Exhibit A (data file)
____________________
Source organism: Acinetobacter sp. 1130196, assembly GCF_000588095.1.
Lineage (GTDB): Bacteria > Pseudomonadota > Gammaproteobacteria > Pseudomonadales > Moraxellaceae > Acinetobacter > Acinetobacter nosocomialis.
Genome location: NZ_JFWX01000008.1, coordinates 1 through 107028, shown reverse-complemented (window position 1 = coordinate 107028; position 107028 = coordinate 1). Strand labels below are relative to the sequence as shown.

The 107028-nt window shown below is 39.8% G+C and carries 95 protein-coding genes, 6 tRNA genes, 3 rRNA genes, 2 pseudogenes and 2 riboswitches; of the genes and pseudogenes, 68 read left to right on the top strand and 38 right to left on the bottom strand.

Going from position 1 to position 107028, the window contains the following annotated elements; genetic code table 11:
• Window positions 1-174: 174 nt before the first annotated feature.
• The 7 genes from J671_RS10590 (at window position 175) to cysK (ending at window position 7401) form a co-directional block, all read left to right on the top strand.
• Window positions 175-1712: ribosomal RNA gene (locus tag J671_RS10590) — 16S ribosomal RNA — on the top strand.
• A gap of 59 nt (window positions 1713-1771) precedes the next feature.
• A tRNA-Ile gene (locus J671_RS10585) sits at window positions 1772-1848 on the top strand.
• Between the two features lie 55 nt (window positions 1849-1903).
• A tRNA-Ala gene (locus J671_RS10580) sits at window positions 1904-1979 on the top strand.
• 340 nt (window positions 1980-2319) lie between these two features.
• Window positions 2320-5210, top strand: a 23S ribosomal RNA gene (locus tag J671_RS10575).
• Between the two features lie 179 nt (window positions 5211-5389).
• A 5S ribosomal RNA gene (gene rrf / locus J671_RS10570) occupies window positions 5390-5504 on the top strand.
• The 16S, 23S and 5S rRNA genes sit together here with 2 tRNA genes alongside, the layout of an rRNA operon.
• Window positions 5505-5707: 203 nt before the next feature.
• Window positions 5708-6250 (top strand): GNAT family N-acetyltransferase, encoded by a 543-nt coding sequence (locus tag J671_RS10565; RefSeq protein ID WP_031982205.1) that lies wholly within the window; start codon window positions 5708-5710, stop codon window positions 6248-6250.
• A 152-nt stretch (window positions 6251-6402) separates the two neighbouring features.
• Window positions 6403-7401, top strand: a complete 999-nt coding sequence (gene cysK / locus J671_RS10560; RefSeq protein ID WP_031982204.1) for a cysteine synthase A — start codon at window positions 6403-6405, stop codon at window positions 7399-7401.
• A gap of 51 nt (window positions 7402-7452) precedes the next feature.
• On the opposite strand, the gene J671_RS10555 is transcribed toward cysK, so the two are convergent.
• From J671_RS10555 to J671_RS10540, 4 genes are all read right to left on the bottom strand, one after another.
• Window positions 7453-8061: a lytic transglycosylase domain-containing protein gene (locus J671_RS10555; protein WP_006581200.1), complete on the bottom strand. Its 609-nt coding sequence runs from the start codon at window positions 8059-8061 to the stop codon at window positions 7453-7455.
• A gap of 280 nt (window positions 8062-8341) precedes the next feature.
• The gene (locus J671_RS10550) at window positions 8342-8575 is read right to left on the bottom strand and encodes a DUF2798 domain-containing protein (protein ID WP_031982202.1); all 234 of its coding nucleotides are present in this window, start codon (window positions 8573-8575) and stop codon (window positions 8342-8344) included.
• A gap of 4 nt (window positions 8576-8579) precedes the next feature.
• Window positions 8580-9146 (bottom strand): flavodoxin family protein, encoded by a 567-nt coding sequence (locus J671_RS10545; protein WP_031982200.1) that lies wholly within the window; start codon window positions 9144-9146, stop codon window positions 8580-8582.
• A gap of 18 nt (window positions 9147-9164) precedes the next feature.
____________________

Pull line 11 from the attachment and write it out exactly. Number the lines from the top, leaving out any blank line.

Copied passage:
• Between the two features lie 55 nt (window positions 1849-1903).